The reason why we remember Shakespeare’s plays is because of the clever wordplay, but it’s also because of his clever use and treatment of the human condition. He speaks of issues that effect us even to this day, four hundred years after his death. In his capable hands, the troubles of the universe are alit in ways that make them relevant to us, despite space and time.

And really, no amount of practice can make some so capable.

I’m not saying that Shakespeare made a pact with the devil or was blessed with some divine astronomical event at the time of his birth, but maybe the scientists need to take another look at their definitions. Not everything can be explained in numbers. Human beings are highly emotional and rarely rational creatures, and the discussion thereof thereby must maintain a sense of irrationality in order to parallel it’s true meaning.

April 21, 2009

A Very Bardy Birthday

On this very week, dear reader, our own Bard turns 445.

I say week as no one really knows the day upon which Shakespeare was born. The actual birth day of a child went unrecorded for the most part in Shakespeare's time as so many infants did not live until their baptism. Shakespeare was baptized on April 26th, 1564 in the Holy Trinity Church in Stratford Upon Avon.

Now, there are varying opinions on what this means. Some will say that traditionally, baptisms are held three days after the baby's birth (placing the Bard's Birthday on April 23rd). The Prayer Book of 1559 offers instructions to have infants Christened before the first Sunday or holy day following the birth unless there were some extenuating circumstance, in which case a curate's permission could be obtained to hold the Baptism on another day. A little bit of Calendar work tells us that in 1564, the 23rd day of April just so happened to fall on a Sunday. That Sunday, due to its proximity to the Feast Day of St. Alphege and the feast day of St. Mark has traditionally been an unlucky day, which means that Shakespeare's Baptism may have been one of those extenuating circumstances. So, like most aspects of the Bard's life, his day of birth still remains a mystery.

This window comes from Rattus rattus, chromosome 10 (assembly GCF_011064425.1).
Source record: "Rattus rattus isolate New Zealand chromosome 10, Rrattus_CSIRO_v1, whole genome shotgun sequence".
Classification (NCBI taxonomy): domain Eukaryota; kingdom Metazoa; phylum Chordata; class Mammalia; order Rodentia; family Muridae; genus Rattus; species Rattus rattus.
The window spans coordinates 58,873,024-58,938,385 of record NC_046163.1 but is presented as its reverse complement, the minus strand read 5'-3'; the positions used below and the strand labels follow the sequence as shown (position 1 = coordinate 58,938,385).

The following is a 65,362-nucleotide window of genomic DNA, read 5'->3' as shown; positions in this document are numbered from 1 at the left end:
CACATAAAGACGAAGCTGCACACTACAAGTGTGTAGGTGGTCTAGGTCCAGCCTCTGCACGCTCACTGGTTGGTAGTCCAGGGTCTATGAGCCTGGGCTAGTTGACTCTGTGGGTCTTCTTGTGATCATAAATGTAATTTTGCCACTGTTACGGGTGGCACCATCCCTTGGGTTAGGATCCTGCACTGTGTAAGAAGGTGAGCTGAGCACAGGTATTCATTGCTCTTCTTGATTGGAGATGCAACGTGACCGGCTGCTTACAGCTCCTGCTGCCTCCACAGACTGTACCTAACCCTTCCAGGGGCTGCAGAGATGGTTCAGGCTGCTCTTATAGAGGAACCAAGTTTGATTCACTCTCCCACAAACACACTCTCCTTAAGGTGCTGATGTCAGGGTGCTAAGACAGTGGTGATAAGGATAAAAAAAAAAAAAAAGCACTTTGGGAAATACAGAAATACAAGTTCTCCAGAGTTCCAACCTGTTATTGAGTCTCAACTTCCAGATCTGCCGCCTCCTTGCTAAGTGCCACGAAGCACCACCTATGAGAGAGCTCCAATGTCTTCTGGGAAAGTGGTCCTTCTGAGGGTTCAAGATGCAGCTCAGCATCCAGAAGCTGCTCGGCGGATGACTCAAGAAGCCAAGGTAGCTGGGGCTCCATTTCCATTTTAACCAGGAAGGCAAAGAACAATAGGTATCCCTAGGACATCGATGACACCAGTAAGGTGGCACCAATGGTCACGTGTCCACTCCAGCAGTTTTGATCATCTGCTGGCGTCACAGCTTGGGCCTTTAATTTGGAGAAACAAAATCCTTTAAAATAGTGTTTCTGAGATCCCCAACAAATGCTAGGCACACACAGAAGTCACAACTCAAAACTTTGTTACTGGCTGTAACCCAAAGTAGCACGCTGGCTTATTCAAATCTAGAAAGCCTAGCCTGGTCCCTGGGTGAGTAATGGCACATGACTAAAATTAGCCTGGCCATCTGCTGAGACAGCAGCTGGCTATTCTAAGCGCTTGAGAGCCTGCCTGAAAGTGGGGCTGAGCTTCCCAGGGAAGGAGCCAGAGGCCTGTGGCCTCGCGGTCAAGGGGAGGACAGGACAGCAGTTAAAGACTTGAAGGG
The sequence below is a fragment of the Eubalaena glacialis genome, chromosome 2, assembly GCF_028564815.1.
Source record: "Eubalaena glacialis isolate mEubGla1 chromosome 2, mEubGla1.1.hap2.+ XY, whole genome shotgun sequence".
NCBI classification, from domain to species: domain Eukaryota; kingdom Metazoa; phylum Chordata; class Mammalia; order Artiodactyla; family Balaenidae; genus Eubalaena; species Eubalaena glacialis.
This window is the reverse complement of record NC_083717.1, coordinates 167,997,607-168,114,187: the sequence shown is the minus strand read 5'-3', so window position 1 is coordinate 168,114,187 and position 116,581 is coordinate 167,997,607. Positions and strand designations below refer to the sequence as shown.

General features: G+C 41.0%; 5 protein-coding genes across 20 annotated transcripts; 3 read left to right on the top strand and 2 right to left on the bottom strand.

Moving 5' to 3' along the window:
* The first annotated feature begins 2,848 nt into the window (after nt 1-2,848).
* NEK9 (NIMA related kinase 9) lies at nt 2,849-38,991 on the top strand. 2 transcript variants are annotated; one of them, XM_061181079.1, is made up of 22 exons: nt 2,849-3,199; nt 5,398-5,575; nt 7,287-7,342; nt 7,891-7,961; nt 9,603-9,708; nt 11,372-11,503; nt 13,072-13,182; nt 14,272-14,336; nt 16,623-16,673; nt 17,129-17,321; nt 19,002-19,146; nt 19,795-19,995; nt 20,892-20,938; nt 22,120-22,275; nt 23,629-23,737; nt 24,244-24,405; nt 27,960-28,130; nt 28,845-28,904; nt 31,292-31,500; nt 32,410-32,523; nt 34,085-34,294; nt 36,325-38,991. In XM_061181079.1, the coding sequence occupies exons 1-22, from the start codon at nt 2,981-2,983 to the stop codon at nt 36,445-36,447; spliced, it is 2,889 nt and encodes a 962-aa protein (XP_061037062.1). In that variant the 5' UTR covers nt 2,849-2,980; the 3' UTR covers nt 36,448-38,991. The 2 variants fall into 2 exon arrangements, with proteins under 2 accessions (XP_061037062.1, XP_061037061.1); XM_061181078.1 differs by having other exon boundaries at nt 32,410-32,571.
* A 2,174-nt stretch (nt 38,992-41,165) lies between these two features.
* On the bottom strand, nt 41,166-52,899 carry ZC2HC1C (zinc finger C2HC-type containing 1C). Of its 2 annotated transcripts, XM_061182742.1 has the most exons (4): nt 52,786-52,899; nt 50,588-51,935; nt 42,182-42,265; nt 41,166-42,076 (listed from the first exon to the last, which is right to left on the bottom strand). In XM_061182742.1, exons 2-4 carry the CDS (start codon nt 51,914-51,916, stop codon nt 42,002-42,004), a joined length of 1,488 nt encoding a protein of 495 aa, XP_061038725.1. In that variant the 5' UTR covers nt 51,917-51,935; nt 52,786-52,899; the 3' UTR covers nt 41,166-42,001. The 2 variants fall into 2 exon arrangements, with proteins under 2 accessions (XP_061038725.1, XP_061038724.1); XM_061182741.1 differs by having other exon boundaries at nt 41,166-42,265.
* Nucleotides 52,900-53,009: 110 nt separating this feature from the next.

What it does mean, however, is that heads are being turned towards the Bard once more as the day of his probable naissance approaches. In fact, the Mayor of Chicago has proclaimed this April 23rd to be "Talk Like Shakespeare Day". In case you were having strange flashes of "Talk Like a Pirate Day" (September 19th of every year, more information can be found at, yes it's just like that.

Now I don't know about you, but I am truly torn about this proclamation. On the one hand, it is wonderful that such attention is being drawn to the Illustrious Bard. It is also fantastic that individuals are being encouraged to think "Elizabethanly" and outside of their normal comfort zone in an effort to connect to a piece of Bardom. It sounds like a fun endeavor, and I do hope that people take it as such. But on the other hand, efforts like this merely encourage the stereotype of "speaking Shakespeare". Yes, CNN does concede that "It isn't as difficult as it sounds", but then they go on to list various ways of "Shakespeareanizing" one's speech (among the suggestions are to not "waste time saying "it." Just use the letter "t" ('tis, 'twill, I'll do't)", to "add the letters "eth" to the end of verbs (he runneth, he trippeth, he falleth)", and "to add weight to your opinions, try starting them with "methinks," "mayhaps," "in sooth" or "wherefore."".

Really, guys, it's not that hard. Most people speak Shakespeare every day without even knowing they are speaking Shakespeare. If in your life something has ever come full circle, been Greek to you, as obvious as the nose on your face, a wild goose chase, a foregone conclusion or the be-all and end-all, you're speaking Shakespeare. If you have felt faint hearted, fancy free, as merry as the day is long, more sinned against than sinning, stony hearted, like a laughing stock, like you’ve seen better days or not slept one wink, you're speaking Shakespeare. If you’ve ever been sick at heart, lain low, waited with baited breath, put your best foot forward, felt something in your heart of hearts or seen something in your mind’s eye, had a method to your madness or a spotless reputation, played fast and loose, gilded the lily or been snatched from the jaws of death, you're speaking Shakespeare. If you’ve ever been given cold comfort, been eaten out of house and home, killed with kindness, told the naked truth, been sent packing, seen a sorry sight, worn your heart upon your sleeve, had something set your teeth on edge, felt as though the world’s your oyster, had too much of a good thing, given the devil his due or waited forever and a day you're speaking Shakespeare. If someone has ever broken the ice, been dead as a doornail, the devil incarnate, had a heart of gold or a knit brow. If you’ve refused to budge an inch. If you know that every dog will have his day, as good luck would have it you're speaking Shakespeare.